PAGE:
3. When, therefore, the mingled cup and the manufactured bread receives the Word of God, and the Eucharist of the blood and the body of Christ is made, from which things the substance of our flesh is increased and supported, how can they affirm that the flesh is incapable of receiving the gift of God, which is life eternal, which [flesh] is nourished from the body and blood of the Lord, and is a member of Him?--even as the blessed Paul declares in his Epistle to the Ephesians, that "we are members of His body, of His flesh, and of His bones." He does not speak these words of some spiritual and invisible man, for a spirit has not bones nor flesh; but [he refers to] that dispensation [by which the Lord became] an actual man, consisting of flesh, and nerves, and bones,--that [flesh] which is nourished by the cup which is His blood, and receives increase from the bread which is His body. And just as a cutting from the vine planted in the ground fructifies in its season, or as a corn of wheat falling into the earth and becoming decomposed, rises with manifold increase by the Spirit of God, who contains all things, and then, through the wisdom of God, serves for the use of men, and having received the Word of God, becomes the Eucharist, which is the body and blood of Christ; so also our bodies, being nourished by it, and deposited in the earth, and suffering decomposition there, shall rise at their appointed time, the Word of God granting them resurrection to the glory of God.
Therefore do these men reject the commixture of the heavenly wine, and wish it to be water of the world only, not receiving God so as to have union with Him.Irenaeus Against Heresies, Book V, Chapter I, Paragraph 3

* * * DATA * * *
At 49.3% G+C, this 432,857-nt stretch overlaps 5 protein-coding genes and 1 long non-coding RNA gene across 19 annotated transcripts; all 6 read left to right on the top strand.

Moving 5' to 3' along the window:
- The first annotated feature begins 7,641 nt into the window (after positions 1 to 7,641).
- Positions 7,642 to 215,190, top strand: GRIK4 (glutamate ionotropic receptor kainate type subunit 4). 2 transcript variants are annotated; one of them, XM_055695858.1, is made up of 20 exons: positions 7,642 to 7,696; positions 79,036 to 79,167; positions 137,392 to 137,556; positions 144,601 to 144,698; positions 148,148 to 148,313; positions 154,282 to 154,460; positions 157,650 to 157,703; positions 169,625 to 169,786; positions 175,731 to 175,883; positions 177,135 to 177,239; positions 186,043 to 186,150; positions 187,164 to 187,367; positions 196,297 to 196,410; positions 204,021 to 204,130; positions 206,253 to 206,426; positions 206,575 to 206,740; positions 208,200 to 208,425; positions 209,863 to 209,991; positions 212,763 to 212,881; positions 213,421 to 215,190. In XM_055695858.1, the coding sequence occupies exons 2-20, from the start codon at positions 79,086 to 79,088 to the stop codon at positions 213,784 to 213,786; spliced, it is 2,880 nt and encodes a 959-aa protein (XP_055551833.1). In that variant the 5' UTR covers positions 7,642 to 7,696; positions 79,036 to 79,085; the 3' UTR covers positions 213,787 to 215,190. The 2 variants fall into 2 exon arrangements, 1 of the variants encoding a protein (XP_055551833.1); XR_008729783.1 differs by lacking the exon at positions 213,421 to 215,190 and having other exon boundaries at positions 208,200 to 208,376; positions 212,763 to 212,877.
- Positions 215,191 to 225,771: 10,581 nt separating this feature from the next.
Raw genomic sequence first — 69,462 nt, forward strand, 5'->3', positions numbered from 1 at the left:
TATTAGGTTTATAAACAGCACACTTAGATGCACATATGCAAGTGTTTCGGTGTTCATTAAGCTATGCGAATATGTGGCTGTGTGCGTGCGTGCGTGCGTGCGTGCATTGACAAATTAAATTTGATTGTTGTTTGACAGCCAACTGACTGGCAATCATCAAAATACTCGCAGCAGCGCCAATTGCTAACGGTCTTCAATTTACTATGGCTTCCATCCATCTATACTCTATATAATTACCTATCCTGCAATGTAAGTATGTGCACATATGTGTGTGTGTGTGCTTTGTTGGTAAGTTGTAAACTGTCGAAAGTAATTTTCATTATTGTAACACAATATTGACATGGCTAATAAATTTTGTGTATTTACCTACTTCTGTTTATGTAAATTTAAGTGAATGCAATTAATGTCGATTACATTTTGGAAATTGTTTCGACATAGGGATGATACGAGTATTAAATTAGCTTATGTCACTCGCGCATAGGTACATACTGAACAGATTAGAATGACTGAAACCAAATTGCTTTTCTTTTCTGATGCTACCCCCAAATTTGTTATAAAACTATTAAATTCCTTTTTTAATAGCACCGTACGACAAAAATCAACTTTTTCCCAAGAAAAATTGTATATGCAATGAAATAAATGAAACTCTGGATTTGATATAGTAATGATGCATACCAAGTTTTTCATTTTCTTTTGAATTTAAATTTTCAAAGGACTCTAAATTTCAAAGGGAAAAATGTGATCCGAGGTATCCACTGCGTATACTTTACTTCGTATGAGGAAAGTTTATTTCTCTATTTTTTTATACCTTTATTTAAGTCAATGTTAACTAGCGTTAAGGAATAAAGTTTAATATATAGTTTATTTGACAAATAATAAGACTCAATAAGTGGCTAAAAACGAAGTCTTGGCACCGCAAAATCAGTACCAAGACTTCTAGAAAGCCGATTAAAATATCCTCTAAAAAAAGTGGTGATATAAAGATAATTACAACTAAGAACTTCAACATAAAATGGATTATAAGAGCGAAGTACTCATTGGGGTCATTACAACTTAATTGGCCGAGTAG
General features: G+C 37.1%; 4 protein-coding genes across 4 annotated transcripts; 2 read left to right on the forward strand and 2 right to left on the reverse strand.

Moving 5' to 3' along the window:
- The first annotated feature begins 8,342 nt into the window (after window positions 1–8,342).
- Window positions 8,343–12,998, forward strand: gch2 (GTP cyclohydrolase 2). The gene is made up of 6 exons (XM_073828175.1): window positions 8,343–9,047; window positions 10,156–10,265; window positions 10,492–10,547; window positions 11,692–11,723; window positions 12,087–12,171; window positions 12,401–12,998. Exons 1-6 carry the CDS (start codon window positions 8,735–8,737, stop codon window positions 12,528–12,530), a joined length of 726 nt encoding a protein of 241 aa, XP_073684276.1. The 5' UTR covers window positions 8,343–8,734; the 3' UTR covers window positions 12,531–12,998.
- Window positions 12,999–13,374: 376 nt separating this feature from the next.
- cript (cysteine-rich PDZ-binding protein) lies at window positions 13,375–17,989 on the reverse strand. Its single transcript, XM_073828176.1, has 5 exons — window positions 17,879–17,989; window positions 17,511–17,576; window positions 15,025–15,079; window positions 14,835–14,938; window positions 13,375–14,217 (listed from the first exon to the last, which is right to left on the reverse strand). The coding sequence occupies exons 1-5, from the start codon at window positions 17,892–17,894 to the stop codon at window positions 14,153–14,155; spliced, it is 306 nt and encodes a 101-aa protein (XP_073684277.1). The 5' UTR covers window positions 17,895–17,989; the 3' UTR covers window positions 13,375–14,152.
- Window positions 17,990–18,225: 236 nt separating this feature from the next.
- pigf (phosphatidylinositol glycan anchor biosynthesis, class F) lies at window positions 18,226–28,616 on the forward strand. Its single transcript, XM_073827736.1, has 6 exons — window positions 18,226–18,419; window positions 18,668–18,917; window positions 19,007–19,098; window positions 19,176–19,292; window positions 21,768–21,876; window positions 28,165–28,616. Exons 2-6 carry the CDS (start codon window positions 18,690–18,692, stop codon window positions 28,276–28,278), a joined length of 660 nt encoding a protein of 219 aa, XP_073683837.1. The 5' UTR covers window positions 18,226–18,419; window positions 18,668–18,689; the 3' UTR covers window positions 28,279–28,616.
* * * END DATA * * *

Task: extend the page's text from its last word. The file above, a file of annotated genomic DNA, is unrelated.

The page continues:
And the angel answered and said unto me: If any man shall have been put into this well of the abyss and it shall have been sealed over him, no remembrance of him shall ever be made in the sight of the Father and His Son and the holy angels. And I said: Who are these, Sir, who are put into this well? And he said to me: They are whoever shall not confess that Christ has come in the flesh and that the Virgin Mary brought him forth, and whoever says that the bread and cup of the Eucharist of blessing are not this body and blood of Christ.
9:1 But concerning the Eucharist, after this fashion give ye thanks.
9:5 And let none eat or drink of your Eucharist but such as have been baptized into the name of the Lord, for of a truth the Lord hath said concerning this, Give not that which is holy unto dogs.
The following letter from Ignatius is very early (110 A.D.). He affirms that the bread is the body of Christ and the wine is the blood of Christ.Letters of Ignatius to the Philadelphians, Chapter IV, Have but One Eucharist
I have confidence of you m the Lord, that ye will be of no other mind. Wherefore I write boldly to your love, which is worthy of God, and exhort you to have but one faith, and one [kind of] preaching, and one Eucharist. For there is one flesh of the Lord Jesus Christ; and His blood which was shed for us is one; one loaf also is broken to all [the communicants], and one cup is distributed among them all: there is but one altar for the whole Church, and one bishop, with the presbytery and deacons, my fellow-servants.